Photo Information

AL ASAD, Iraq- Marines from Marine Wing Support Squadron 271 engineer section roll a 14-inch-pipe into a four foot trench on the flight line, Mar., 23. The pipe will house a fuel line and be covered with cement.

Photo by LCpl. Ryan R. Jackson

Combat Engineers break the deck, enhance the flight line

11 Apr 2007 | Lance Cpl. Ryan R. Jackson

The combat engineers of Marine Wing Support Squadron 271 have a wide variety of skills at hand.  They have skills in mine detection, urban reconstruction, and demolitions.  Although they only recently received the wing support mission from MWSS-273, they have already gotten their hands dirty.

“We just showed up and we’re already swamped with work,” said Sgt. Micah Elliott, a ‘271 combat engineer.  “When someone wants something built, they put in a work request.  After that, our operations chief tasks one of the sergeants who checks out the job site prior to starting the job.”

One of the engineers’ current projects involves enhancing the flight line.  The project includes repairing a dip in a runway where a fuel line lies and adding another fuel line under the runway.  The additional fuel line eliminates the need of running a fuel truck to that area of the flight line. 

The engineers spent approximately four days on the current project, working in phases.

“First, we came in and made our cuts in the flight line with the concrete saw,” said Elliot, a Springfield, Tenn., native and the current project manager.  “Next we brought in a Bobcat, a small tractor, to break and remove approximately two to three feet of the concrete.  Then, we laid the 14-inch pipes with the fuel lines running through them and filled over top with concrete.  The concrete takes approximately 20 days to set correctly.”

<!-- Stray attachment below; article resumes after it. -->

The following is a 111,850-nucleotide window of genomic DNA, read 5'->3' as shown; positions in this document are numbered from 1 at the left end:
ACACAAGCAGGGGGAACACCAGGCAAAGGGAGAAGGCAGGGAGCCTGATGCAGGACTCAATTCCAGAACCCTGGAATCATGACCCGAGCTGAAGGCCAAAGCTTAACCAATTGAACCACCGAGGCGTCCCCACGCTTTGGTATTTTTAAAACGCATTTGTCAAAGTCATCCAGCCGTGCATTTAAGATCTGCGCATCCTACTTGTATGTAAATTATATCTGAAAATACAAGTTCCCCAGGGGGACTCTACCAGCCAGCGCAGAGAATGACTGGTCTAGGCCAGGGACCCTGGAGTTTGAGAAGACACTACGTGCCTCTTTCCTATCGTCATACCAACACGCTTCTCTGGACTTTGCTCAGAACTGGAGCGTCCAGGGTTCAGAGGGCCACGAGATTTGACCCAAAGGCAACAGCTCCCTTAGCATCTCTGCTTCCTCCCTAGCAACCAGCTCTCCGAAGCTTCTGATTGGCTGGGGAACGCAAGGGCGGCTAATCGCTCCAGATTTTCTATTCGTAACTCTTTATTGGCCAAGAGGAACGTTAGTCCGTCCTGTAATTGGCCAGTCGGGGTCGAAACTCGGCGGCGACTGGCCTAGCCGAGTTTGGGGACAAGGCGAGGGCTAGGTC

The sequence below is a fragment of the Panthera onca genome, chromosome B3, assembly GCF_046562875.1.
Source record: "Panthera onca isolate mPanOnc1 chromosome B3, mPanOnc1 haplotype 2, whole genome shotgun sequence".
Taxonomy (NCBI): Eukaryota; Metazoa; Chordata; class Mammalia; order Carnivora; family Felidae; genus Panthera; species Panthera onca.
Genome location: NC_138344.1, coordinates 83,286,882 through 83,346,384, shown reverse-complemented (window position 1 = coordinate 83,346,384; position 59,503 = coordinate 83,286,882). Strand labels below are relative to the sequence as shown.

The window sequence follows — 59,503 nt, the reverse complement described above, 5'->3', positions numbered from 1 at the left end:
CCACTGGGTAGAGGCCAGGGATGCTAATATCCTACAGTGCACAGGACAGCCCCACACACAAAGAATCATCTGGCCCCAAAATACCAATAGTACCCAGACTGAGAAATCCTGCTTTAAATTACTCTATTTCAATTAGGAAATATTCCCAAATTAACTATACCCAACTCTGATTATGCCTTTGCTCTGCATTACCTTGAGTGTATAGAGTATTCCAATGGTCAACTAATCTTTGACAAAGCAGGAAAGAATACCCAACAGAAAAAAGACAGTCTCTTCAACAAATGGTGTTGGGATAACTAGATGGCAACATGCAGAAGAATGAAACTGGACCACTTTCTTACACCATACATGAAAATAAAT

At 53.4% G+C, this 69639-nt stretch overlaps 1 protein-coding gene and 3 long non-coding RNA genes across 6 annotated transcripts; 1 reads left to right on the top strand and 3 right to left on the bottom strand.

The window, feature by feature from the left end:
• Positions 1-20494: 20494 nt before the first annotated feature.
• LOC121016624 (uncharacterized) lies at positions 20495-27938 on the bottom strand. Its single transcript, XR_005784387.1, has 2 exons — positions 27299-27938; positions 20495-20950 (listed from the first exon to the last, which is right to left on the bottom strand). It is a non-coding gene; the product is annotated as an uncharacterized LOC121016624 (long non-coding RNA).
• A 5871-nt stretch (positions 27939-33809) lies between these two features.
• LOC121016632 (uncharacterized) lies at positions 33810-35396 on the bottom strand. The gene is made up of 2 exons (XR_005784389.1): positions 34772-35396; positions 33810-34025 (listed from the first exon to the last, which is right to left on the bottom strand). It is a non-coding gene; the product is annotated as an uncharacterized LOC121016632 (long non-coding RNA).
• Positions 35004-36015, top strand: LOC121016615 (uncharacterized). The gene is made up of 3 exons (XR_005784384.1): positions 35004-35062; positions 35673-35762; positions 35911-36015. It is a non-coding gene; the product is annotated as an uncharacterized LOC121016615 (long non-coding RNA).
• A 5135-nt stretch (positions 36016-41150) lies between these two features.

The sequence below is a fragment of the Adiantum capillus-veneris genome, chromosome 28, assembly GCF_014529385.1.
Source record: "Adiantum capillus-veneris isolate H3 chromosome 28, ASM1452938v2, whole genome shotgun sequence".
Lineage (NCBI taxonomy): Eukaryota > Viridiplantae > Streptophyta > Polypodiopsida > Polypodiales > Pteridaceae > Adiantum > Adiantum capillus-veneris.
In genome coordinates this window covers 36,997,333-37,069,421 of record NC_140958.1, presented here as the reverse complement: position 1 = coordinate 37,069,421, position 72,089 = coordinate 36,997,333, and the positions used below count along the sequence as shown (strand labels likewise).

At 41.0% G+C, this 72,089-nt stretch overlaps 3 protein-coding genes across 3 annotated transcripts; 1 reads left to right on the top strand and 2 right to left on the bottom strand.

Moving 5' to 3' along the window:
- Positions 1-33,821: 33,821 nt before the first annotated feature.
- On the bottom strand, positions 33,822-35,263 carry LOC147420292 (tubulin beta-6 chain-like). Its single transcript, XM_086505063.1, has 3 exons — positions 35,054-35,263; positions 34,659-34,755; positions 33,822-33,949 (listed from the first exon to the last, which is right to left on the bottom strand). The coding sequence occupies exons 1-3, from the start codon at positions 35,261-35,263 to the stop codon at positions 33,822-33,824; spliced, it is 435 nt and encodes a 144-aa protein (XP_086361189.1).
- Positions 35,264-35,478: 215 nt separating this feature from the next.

The Marines of 271 repaired the same dip in the flight line two years ago.  The runways naturally deteriorate and give way through use, and need replacing approximately every two years, according to Staff Sgt. Robert M. Uselton, the ‘271 engineer section platoon sergeant.

“If the ground is not thoroughly compacted when you install new fuel lines, the concrete will sink,” said Uselton, a Cowan, Tenn., native. 

The engineer section is made up of approximately 30 Marines divided into three squads.  Although every combat engineer has received the same basic training, each of them has different strengths depending on where they have been stationed and how they were employed.  For the first month of the deployment, each Marine works at every job site so they can gain experience with each type of job.

“Since this is our first month here, I will have every Marine in the section work on each project so they can learn how to do each job,” said Uselton.  “Today we’re working on concrete.  Tomorrow we could be sweeping a minefield and the next day we could be constructing a building.  That’s why they say we’re jacks of all trades, but masters of none.”

Media Query Form